Presentation on theme: "What is a Good Life? Not too long after your China trip, you have a series of dreams about the laboratory where your friend says you were kept as a brain."— Presentation transcript:
What is a Good Life?
Not too long after your China trip, you have a series of dreams about the laboratory where your friend says you were kept as a brain in a jar. After each dream, you remember a small monkey with big brown eyes, his fingers wrapped around the bars of his cage. “They’re going to cut his brain out and put it in a jar”, you say to your best friend. “I’ve got to go back and save him!” “That would get you a nice jail sentence”, she replies. “The laboratory has a legal right to experiment on monkeys. Besides, they treat the lab animals humanely. They use anesthetics, and they don’t allow animals to suffer unnecessarily. ”
“Laws are just human inventions,” you say. “There have been lots of unjust laws. We can’t guide our actions just by the laws that exist. Otherwise we wouldn’t have any way of deciding what new laws need to be made, or what old laws should be discarded.” “But shouldn’t you obey the laws that exist, until they have been changed?”, your friend asks. “What would be the point of having laws, if everyone who disagreed with them could disobey them?” “So if it were legal to kick people with tattoos, you would let me kick you – until the law was changed?” Your friend covers up her new tattoo. “Nobody would ever create a law that stupid!”, she says, glaring at you.
An example Ethical question: Are there laws which should be disobeyed? How can we distinguish them from laws which should be obeyed? Do we have moral duties which should be honored, regardless of the consequences? How would we apply these ideas to the question about which laws should be obeyed, and which disobeyed? Or is it the consequences of our actions, in terms of the happiness or pain they create, which justify or condemn our actions?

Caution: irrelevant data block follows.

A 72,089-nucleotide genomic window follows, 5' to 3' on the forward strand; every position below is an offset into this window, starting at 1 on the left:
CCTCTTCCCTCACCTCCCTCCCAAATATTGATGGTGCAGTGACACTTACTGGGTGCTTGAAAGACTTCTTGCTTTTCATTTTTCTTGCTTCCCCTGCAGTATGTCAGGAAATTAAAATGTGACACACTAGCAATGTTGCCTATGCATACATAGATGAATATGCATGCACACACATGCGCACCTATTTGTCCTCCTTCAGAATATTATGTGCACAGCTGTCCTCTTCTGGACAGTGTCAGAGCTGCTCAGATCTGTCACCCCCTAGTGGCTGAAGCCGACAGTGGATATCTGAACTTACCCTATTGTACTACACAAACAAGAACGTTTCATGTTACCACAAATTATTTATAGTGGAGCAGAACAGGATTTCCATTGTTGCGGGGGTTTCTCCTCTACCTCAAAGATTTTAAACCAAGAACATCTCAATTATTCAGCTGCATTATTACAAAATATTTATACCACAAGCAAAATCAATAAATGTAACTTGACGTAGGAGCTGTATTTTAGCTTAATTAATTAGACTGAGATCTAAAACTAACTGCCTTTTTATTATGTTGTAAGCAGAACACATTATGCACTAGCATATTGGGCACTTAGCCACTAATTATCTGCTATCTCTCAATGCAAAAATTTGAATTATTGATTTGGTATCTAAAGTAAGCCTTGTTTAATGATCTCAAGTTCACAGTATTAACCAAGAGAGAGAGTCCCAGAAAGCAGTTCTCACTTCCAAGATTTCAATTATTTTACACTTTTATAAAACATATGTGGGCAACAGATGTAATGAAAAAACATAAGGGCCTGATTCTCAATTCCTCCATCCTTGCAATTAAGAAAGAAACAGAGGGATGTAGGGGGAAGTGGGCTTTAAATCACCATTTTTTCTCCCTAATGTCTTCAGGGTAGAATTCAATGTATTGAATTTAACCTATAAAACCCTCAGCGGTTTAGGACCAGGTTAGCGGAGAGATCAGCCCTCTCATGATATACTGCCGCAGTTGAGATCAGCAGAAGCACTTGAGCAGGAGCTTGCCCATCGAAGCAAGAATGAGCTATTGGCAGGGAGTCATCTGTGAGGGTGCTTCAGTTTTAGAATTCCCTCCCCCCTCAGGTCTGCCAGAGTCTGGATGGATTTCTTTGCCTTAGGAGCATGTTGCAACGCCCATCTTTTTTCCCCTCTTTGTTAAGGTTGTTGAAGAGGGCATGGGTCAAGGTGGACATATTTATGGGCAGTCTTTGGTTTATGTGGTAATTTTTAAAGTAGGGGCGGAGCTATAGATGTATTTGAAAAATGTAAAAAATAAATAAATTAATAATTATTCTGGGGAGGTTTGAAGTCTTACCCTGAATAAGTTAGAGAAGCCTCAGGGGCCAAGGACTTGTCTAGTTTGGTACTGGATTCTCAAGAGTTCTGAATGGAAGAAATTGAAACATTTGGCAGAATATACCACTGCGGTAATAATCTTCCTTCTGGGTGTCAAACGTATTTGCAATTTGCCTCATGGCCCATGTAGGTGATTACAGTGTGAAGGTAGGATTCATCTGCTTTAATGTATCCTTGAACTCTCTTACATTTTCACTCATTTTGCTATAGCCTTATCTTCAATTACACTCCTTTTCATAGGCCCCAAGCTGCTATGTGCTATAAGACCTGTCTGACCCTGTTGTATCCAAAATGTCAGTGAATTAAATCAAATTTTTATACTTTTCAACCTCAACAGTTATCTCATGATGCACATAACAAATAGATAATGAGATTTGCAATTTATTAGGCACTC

Our actions are good if they are consistent with moral rules. The source of the moral rules you should follow is some moral authority you recognize as greater than yourself – like your Dad, your Boss, Ms. Cauley, or God. There is some rational basis for moral rules. For example, a moral rule should be universalizable. It should make sense for everyone to be able to follow it.
Our actions are good if they are consistent with moral rules. We should follow whatever rules are dictated by our supreme moral authority. Laws consistent with these rules should be obeyed, regardless of consequences. One may adopt any system of rules which is universalizable. Laws consistent with these rules should then be obeyed regardless of consequences.
A healthy mind can directly intuit the difference between a good action and a bad one. The good presents itself as good. We could directly intuit the difference between good laws which we should obey, and bad laws which we should not.
It is the goals of our actions which make them good or bad. The goal of our actions should be to reduce suffering and increase happiness. The goal of your actions should be to fulfill your potential as a human being, and to help others do the same.
It is the goals of our actions which make them good or bad. Laws which increase the net total amount of happiness over suffering should be obeyed. Those which do not should not be obeyed. Laws which help people realize their full potential as human beings should be followed. Those which do not should not be obeyed.